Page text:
During all the preparation, we chatted like old friends. Valentina told me about her daughter and newborn granddaughter who live on an island near New Zealand. She cried as she told me how long it has been since she’d seen her daughter, and hoped to take a trip there someday to hold her grandchild. I wondered how many of the local folks had ever traveled away from these isolated islands. How many local teenagers opt to get the heck out of dodge when they get old enough, leaving their families behind? Do they see this as the paradise we do, or does it become a sort of palm tree-lined prison from which they yearn to escape? Grass is always greener, sand is always whiter, sunsets always more golden…
I shared with her about our journeys, and how I missed seeing my family, too - my sister, especially. I said that in spite of the homesickness I also feel so blessed to see such faraway places. At the word blessed her face lit up, she leaned forward and asked excitedly, “Do you know Jesus??”
“Yes, He’s with us wherever we go!” And we shared stories of how our lives have been changed, redeemed, and purposed through Him.
“You are my sister,” she giggled as she wrapped me in a hug. I silently thanked God for bringing me here, halfway across the world to this tiny atoll, to see Him and feel Him in such a real way.
Gaston had built a church on the island, just steps away from the shoreline – the only protestant church in the Tuomotus. She guided me down a sandy trail to peek inside. A table stood at the front of a simple one-roomed hut, set with a vase of fresh tropical flowers and a religious statue. Bibles were stacked on a corner table, in both French and English. It was obvious how much she cherished this chapel and took special care to make it beautiful. She opened her Bible and read some of her favorite verses, then handed it to me so that I could show her mine. We were both excited to share our faith.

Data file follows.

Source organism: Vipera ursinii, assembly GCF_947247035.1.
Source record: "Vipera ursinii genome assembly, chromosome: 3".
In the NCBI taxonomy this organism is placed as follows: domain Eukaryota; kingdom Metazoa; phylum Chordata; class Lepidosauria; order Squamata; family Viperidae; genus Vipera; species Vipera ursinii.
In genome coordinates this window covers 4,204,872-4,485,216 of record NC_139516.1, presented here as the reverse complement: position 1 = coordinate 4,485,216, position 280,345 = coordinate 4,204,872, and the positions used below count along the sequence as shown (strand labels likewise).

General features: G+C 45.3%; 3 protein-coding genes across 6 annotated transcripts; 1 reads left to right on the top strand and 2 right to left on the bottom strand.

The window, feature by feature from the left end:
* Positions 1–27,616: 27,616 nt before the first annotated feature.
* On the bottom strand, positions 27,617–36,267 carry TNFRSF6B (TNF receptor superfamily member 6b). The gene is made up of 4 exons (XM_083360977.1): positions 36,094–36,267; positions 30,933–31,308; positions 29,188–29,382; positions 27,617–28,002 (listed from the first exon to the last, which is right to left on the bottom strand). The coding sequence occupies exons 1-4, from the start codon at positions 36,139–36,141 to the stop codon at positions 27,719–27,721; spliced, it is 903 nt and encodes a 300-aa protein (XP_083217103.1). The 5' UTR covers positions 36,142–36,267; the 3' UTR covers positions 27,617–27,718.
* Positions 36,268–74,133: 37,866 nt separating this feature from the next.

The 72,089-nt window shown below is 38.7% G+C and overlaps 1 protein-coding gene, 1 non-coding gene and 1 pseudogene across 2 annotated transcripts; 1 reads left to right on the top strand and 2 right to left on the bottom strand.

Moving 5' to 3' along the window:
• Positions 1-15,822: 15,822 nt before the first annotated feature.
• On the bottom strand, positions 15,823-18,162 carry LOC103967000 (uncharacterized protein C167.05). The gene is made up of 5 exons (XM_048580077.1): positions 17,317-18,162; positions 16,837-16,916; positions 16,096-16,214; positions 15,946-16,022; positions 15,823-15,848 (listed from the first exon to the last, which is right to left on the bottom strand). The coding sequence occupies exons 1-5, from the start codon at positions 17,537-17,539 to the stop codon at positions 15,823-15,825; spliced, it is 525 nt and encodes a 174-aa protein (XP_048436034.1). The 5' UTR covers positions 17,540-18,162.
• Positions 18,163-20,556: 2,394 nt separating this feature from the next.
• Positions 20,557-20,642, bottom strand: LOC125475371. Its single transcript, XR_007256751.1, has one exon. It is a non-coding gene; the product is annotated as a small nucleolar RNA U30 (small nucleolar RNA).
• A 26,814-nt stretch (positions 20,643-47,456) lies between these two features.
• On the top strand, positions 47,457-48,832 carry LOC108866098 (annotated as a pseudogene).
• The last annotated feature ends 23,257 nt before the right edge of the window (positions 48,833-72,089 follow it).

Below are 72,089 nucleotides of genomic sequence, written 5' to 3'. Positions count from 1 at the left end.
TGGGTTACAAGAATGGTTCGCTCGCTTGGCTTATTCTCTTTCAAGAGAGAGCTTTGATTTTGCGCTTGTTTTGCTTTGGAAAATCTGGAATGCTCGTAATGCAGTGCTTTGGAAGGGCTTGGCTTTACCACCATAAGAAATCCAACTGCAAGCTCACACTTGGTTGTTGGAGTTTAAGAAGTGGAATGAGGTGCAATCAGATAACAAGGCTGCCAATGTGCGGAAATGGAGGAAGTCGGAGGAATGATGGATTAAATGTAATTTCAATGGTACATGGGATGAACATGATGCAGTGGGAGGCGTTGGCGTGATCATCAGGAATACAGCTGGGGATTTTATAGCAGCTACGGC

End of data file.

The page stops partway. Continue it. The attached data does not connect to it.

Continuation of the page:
|Kids' collection of discarded pearls along the shore|
|Natural, unseeded pearls|
According to the weather reports, it was our time to head to Tahiti. Although I wasn’t ready to go, the weather window decided it was time for our departure. The next day, I came ashore one last time to say goodbye. I brought a few more goodies to them, knowing they had no easy way of getting supplies. I learned that Valentina and Gaston wouldn’t accept gifts without giving something to us in return, because Valentina pulled a batch of that yummy coconut dough from her refrigerator and told me to bake it on the journey. Then, as we were getting ready to pull out, they zoomed over in their fishing boat and gave us 10 coconuts that Gaston had husked for us! We were overwhelmed with gratitude. That people would be so generous with what little they had.
As we sailed away from that tiny spit of sand, I realized how many memories I was taking with me. My proverbial treasure chests were overflowing with the pearls of friendship and connection that I often find hard to develop as we hop along. In so many places I feel like a visitor, an invader even, but in Toau… I have a sister.